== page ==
That relaxation was a good sign, according to Hotez, who said harsher does not necessarily mean better when it comes to dealing with the virus.

“China has relied primarily on aggressive lockdowns and that is a failed strategy,” he said. “So they have tremendous vulnerability, because its population is immunologically naive and they don’t have the ICU infrastructure to handle a big surge. So they have, I think, the single greatest vulnerability right now.”

He added: “[China] kept it down to very crude and primitive means. They didn’t take advantage of the technology that was available.”

So what lies ahead for the pandemic? In the immediate future, the winter season is a playground for illnesses like the flu, the increasingly common respiratory syncytial virus (RSV) and variants of Covid-19.

“Right now, we’re in a bit of a holding pattern, wanting to know what happens with these new variants,” Hotez said. “In the past, you know, we’ve had these series of catastrophic waves from individual variants. We had the big, horrible Alpha wave in the winter of 2021. In the last half of 2021, we had the Delta wave, and then we had BA. 1, Omicron in early 2022, then BA.212, and then BA.5.”

“We have seen these bumps in Europe and my prediction is we’ll see one in the US this winter. And maybe we’re seeing the beginning of it right now. How bad it’s going to be is hard to know. We still are seeing 200-300 deaths a day, which is a pretty serious, deadly disease. It’s still something far worse than the flu. Maybe not as bad as it has been. But the key is to get Americans to take two or three appropriate protective measures.”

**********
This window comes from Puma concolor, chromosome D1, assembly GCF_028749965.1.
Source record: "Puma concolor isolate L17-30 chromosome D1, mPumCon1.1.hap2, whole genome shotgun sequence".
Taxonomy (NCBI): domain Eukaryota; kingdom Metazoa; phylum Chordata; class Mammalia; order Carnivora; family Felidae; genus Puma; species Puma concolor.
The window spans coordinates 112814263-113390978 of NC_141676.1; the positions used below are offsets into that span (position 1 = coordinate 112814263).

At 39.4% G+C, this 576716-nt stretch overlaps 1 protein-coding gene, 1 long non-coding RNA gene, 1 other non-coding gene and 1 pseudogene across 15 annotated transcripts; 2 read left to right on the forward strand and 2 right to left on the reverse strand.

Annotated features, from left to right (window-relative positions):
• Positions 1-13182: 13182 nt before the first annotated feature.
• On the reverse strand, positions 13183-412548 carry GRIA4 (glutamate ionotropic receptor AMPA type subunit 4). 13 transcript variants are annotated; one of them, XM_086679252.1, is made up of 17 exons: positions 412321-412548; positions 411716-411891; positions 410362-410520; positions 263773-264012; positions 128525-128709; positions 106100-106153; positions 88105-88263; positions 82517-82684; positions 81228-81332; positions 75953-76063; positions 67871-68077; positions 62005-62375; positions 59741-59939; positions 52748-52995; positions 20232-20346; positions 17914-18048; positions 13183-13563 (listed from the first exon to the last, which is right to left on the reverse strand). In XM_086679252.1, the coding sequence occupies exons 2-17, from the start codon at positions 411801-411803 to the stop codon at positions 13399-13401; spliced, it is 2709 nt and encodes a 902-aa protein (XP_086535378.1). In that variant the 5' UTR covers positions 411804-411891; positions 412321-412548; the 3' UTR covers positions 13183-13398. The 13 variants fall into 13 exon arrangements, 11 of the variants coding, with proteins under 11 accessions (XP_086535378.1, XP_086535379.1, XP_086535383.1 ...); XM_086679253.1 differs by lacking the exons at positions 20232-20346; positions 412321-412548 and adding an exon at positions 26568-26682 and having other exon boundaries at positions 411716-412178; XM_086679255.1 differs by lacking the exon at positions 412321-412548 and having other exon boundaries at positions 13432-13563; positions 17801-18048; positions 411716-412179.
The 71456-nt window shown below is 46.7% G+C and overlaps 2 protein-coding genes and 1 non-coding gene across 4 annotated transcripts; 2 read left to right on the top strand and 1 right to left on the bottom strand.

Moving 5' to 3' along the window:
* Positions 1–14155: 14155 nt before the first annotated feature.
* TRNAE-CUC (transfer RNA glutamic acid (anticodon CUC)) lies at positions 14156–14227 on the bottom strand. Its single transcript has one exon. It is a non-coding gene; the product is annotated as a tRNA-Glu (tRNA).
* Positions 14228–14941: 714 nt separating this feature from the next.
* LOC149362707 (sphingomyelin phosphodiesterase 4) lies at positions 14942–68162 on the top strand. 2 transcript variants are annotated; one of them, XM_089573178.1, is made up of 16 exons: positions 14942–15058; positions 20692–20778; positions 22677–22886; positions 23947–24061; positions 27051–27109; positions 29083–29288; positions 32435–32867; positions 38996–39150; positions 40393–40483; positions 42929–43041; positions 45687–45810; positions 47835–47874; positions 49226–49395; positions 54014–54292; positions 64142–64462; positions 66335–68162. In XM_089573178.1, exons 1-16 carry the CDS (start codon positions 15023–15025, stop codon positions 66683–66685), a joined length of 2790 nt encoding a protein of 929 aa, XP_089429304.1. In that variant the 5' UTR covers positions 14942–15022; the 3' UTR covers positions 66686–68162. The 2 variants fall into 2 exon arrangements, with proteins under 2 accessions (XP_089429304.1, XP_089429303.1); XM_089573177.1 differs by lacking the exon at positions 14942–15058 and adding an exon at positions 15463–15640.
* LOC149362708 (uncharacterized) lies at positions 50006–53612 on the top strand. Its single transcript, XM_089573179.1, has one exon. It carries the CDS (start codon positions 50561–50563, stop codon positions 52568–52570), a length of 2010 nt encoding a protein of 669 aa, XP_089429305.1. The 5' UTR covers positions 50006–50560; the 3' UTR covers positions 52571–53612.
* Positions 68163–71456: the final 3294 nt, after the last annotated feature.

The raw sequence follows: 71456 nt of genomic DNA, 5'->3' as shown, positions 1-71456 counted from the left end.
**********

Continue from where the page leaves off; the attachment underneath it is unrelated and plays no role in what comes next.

In addition to masking up and continuing to practice good hygiene, Hotez encourages another protective measure: tuning out anti-science conspiracy theories.

“The globalization of anti-vaccine activists is such a deadly force. Because of the far-right members of Congress, and the CPAC [Conservative Political Action Coalition] conference, and Fox News – and now that’s a globalizing force. So anti-science activism and aggression is now, as societal forces, killing more Americans than gun violence or global terrorism.

The wave of Covid-19 misinformation doesn’t just end on US soil.

“Now you’re seeing all the same style anti-vaccine rhetoric in sub-Saharan African countries, south Asia … It’s a deadly force that we still haven’t even begun scratching the surface of combating and countering,” Hotez said.

“That’s why I get so annoyed at all the phoney-baloney Covid origin stories, because it takes our eyes off the prize – that we’re not actually doing the surveillance needed to determine when the next big one’s going to erupt.”

According to Hotez, the key to preventing the next big pandemic can be found within one animal in particular – bats, which can host myriad viruses, from the coronavirus to Ebola.

“We need to have a thorough landscaping exercise of bats across the face of Asia, especially east Asia – going from China into south-east Asia, Cambodia, Japan – where these coronaviruses are, as well as the Middle East and even parts of Latin America,” he said. “The reason why we’re seeing more and more of this is, in part, because of climate change and urbanization – human migrations encroaching into territories where bats are. It’s a combination of climate change with other social determinants.”

All hope is not lost – yet. In order to get ahead of the next pandemic, Hotez said it will also take a combination of the right technological and political infrastructure.

“We have vaccine technologies at an unprecedented level. We have the technology to solve this. What we lack is the political will to empower low- and middle-income countries to really investigate these outbreaks. Modern technology has outpaced our social and political infrastructures. We have the technical support, but we are not willing to implement it,” he said.